This whole rating business is perhaps best summed up in this remark. “Jack Valenti, who had become president of the MPAA in May 1966, deemed the Hays Code – in place since 1930 and rigorously enforced since 1934 – as out of date, and bearing ‘the odious smell of censorship’. Filmmakers were pushing at the boundaries of the Code.” Having come to know Jesus as my Savior in 1972, I knew I could no longer allow myself to be entertained by movies offering increased amounts of gratuitous sex and debauchery. As the years have rolled by, Hollywood makes fewer and fewer movies that meet our strict standards. Call me a prude, or a Puritan, I really don’t care. But I do not need to expose my heart and mind to such trash when I struggle enough every day trying to walk with Jesus in a world that is truly bent on removing all vestiges of godliness.
Perhaps you can see why Isaura and I rarely enter into the world of Hollywood. However, we are optimists, always on the lookout for that rare gem of a movie that seems to fit our narrow parameters.
Another area of concern with movies is the enormous amount of violence that is increasingly more graphic. There is a titillation factor that draws people in for the chance to see even more violence. Now, I love a good shoot’em up, bang-bang as much as the next guy, plus I’ve served in two wars: first as a Marine in Vietnam, and then as a Navy chaplain in Operation Iraqi Freedom. But violence in movies today seems to be used purely for entertainment. This sort of over-the-top violence began with a western called “The Wild Bunch” (1969), using an all-star cast of actors that helped sell it to the public.
So last Saturday Isaura and I decided to take in a movie that was released on Christmas. It has been hyped more than any other movie I can remember in recent memory. The movie is “Unbroken,” the true story of World War II veteran Louie Zamperini. This man endured untold physical and mental cruelty and abuse during his more than two years in Japanese prison camps. The movie, directed by Angelina Jolie, deviates markedly at times from the book by the same name. “Unbroken,” written by Laura Hillenbrand, brings Zamperini’s life into full focus, something Jolie fails to do. The movie is over two hours in length, and with the endless offerings of violence, I had reached my saturation point, finding myself glancing at my watch. My wife, on the other hand, had her eyes closed for half the movie. As she stated while we were walking out of the theater, “My heart is racing!”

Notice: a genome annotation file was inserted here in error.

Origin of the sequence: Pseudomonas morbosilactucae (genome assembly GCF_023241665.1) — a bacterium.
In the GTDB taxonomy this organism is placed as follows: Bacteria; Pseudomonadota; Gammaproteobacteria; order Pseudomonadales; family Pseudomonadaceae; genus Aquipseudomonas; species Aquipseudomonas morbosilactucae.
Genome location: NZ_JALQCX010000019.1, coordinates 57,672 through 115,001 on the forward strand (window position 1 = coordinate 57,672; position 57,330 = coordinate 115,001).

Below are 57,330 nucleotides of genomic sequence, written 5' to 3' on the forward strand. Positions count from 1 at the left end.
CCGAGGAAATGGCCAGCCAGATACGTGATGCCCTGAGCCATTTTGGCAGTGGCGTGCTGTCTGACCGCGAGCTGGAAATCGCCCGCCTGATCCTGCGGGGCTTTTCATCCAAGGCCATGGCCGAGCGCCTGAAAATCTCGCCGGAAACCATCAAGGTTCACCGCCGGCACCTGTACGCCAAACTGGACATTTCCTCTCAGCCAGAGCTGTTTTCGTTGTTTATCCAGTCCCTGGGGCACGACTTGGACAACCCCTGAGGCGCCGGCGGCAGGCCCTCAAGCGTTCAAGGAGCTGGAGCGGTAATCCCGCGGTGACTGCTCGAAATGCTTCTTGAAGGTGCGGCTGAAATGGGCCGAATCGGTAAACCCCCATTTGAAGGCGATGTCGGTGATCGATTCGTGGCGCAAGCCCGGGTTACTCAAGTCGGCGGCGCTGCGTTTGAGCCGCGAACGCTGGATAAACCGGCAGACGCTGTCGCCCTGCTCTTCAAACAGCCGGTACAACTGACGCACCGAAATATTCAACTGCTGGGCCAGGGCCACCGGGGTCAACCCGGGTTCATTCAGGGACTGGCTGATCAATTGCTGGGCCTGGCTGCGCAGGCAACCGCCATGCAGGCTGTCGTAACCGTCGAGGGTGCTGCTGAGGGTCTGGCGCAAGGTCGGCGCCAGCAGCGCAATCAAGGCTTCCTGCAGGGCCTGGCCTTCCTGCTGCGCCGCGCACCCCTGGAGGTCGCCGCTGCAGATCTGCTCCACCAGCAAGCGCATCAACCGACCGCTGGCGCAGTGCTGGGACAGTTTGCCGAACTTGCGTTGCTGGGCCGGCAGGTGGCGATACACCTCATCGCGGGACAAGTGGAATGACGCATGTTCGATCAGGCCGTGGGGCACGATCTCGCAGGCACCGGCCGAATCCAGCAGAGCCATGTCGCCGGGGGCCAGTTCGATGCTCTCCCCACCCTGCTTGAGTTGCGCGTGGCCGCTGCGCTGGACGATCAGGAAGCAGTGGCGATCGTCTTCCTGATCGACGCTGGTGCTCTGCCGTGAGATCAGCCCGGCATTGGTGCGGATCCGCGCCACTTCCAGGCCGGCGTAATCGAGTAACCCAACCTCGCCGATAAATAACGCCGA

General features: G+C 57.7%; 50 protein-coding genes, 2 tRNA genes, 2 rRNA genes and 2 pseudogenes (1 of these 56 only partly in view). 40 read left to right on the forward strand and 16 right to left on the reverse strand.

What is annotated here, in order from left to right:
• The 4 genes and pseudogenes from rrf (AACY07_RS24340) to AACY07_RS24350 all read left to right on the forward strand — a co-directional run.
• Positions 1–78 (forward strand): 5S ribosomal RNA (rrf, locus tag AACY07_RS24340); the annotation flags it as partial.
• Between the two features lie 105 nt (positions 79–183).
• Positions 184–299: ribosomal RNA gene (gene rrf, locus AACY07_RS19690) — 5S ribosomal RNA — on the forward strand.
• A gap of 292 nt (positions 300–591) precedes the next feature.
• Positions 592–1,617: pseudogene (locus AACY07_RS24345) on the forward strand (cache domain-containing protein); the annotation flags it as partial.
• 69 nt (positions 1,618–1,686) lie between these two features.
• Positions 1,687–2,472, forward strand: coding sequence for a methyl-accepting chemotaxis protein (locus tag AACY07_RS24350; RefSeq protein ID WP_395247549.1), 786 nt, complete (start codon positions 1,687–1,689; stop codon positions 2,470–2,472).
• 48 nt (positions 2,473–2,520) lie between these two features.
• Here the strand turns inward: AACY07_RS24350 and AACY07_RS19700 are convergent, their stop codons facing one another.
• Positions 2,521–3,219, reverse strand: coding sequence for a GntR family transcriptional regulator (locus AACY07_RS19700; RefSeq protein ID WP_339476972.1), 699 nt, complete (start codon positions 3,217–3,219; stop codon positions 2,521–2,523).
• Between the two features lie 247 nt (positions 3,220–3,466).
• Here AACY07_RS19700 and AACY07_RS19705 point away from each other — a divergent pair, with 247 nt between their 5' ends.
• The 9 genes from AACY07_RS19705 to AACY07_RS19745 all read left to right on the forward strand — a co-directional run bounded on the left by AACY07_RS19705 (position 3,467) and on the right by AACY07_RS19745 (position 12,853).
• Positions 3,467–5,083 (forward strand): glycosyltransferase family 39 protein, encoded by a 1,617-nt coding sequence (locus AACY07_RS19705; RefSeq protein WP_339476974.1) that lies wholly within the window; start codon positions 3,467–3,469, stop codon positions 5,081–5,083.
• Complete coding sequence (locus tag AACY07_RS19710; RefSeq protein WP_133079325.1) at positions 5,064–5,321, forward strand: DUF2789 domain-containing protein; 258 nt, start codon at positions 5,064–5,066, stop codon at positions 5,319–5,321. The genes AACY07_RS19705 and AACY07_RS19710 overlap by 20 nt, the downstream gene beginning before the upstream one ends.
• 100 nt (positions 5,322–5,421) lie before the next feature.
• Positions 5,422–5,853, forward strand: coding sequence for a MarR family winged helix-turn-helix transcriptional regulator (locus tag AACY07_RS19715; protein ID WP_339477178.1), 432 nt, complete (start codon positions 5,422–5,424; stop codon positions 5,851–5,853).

The brutality of the Japanese guards and camp commander in the movie no doubt were true to the story. Much of the distasteful viciousness might have been tolerable had the movie told “the rest of the story,” as Paul Harvey famously said. I’ve been acquainted with the Louie Zamperini story for many years. And it’s just here that Jolie failed. Zamperini did in fact endure the beatings and daily targeting for punishment. He survived to return home to his parents and siblings which is pretty much where the movie ends, offering a few scant notes as to what Louie did with the rest of his 69 years!
All he endured created in him a bitterness in his soul that drove him to abusing alcohol. And because of his celebrity status as an Olympic athlete and a war hero, he was wined and dined across the country. He struggled with what we know as Post Traumatic Stress Disorder (PTSD) for several years until his wife convinced him to go hear this new evangelist who was packing people into his meetings every night in Los Angeles. The year was 1949 and Billy Graham was just beginning his incredible ministry of preaching the gospel. Lou knew he needed help, so he went forward during one of the meetings where he turned his life over to Jesus. He became good friends with Billy Graham and served on his staff for many years. He was involved in sharing the gospel in a number of ways which time and space do not allow for this article. Know this: There is more, much more to the Lou Zamperini story. In fact, in the December 2014 edition of the Costco Connection magazine, their feature article is all about Louie’s life. I was delighted that they were very open about his conversion as well.
Lou Zamperini experienced the forgiveness he so desperately needed from a merciful God. He then realized he needed to show this same mercy by forgiving those whom he hated if the bitterness in his heart was ever to be removed. He traveled to Japan where he shared his transformed life, telling his former prison guards what Jesus had done for him and what Jesus could do for them. He even attempted to meet with “The Bird,” the name for the prison camp commander who was so ruthless in his treatment of Lou. Sadly, this man would not meet with Lou.
Lou’s son, Luke, said in summing up his father’s legacy, “He was always willing and able to tell his story because of the positive effect it had on people, not to his glory, but to the glory of the Lord.”
Now that’s a story worth telling!